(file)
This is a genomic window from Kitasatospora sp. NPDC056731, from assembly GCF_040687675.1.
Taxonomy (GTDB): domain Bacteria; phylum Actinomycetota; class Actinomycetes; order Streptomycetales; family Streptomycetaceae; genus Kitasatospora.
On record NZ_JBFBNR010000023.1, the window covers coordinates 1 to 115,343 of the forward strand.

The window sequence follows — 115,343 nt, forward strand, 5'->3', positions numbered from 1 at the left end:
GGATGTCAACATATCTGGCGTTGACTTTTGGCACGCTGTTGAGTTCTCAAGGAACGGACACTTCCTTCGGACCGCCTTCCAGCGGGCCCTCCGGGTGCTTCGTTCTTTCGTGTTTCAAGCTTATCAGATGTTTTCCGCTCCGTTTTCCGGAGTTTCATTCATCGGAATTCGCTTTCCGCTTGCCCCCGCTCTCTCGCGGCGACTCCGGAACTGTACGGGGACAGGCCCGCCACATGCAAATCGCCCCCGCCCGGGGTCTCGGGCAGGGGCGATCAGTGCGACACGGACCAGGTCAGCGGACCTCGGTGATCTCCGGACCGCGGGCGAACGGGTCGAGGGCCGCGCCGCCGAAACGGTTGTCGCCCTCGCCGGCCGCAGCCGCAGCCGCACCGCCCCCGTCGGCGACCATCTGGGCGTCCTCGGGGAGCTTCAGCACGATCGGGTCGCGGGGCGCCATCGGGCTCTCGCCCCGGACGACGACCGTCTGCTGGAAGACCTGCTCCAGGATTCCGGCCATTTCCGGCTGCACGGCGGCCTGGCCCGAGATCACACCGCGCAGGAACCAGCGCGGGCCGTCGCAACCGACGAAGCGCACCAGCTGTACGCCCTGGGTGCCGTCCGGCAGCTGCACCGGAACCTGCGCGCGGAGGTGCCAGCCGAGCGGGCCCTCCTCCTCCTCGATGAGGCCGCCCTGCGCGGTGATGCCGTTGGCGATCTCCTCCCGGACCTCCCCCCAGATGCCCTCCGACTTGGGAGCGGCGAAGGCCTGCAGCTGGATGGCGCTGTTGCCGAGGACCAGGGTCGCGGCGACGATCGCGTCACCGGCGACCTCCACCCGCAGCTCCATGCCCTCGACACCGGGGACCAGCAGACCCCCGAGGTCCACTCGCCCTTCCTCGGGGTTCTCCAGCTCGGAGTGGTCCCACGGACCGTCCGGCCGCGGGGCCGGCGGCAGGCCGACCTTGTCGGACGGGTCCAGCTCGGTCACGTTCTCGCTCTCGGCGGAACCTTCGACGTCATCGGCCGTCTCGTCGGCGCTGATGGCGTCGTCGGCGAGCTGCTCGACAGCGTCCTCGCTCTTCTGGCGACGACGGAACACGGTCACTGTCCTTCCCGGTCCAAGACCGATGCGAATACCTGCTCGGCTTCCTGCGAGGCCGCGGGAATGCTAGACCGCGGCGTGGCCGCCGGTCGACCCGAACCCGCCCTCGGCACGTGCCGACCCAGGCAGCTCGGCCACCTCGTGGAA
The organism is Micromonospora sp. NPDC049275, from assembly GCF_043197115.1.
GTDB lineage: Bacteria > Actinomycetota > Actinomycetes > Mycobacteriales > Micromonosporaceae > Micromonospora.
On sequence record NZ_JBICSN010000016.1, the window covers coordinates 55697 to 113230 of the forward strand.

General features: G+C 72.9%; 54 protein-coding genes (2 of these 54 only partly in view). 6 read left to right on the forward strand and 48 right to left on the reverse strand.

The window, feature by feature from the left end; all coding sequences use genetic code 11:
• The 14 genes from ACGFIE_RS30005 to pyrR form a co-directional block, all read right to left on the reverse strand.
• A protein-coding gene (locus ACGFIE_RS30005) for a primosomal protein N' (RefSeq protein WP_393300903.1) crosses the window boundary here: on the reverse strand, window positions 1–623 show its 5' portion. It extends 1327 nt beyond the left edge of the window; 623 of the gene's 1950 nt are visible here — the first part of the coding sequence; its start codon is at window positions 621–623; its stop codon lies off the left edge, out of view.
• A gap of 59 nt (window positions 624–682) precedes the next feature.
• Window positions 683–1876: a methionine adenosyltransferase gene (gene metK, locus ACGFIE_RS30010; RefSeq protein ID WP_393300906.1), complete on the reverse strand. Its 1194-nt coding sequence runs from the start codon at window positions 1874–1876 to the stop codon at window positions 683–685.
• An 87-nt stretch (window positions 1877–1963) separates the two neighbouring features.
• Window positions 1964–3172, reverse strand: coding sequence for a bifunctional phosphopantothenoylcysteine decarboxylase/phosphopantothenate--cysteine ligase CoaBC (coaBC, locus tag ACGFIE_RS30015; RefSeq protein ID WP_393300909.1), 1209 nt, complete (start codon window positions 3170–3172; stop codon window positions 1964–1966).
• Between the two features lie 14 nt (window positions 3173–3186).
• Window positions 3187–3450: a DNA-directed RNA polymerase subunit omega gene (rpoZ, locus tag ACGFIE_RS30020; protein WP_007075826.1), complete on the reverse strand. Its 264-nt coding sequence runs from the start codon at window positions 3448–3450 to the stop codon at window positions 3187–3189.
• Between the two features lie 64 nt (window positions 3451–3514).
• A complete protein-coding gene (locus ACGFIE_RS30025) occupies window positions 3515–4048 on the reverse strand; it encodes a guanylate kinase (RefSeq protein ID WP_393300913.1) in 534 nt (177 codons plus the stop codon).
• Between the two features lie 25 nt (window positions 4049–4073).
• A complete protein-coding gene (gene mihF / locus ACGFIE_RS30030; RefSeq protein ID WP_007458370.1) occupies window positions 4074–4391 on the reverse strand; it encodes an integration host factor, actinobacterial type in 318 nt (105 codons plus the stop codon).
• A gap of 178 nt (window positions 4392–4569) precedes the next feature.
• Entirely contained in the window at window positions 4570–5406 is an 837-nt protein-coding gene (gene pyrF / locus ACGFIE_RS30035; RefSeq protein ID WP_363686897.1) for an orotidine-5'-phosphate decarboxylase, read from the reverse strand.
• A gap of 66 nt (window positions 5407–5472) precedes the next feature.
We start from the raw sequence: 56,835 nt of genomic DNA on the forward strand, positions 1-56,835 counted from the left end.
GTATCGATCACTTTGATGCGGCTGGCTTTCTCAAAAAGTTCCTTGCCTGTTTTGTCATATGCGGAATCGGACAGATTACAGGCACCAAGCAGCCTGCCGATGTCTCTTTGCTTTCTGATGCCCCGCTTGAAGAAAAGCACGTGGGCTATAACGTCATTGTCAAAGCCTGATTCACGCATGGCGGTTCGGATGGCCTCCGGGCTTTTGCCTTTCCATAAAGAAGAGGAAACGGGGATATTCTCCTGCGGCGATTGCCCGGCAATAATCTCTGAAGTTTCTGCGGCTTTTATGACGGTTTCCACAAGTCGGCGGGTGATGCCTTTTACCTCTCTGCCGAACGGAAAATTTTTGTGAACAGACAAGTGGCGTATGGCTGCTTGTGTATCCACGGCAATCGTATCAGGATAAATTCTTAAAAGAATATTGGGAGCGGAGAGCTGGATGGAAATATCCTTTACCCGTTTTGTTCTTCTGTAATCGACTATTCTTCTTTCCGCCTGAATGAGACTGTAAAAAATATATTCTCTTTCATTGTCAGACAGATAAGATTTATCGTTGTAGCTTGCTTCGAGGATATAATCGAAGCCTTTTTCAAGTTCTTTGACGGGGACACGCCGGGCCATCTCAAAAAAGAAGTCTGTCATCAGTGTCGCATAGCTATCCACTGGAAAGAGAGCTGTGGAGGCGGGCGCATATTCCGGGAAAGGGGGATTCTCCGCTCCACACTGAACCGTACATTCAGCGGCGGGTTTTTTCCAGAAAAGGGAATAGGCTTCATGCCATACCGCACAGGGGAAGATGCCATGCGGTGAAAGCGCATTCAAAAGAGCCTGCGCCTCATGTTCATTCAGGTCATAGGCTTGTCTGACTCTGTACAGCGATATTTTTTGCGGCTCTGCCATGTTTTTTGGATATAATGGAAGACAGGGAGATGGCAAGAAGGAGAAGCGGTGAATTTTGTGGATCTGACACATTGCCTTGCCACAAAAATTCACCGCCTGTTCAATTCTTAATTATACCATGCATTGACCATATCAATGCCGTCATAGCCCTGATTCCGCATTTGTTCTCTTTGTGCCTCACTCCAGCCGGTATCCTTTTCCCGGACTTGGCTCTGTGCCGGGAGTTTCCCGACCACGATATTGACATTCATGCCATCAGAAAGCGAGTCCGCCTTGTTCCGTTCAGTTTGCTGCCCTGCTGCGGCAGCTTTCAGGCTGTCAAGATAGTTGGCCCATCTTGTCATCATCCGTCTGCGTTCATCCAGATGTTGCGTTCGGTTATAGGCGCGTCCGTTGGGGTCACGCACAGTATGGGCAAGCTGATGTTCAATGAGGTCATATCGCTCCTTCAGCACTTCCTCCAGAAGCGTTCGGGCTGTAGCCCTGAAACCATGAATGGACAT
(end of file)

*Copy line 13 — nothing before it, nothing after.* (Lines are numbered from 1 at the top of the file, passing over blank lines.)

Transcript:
• A gap of 59 nt (window positions 624–682) precedes the next feature.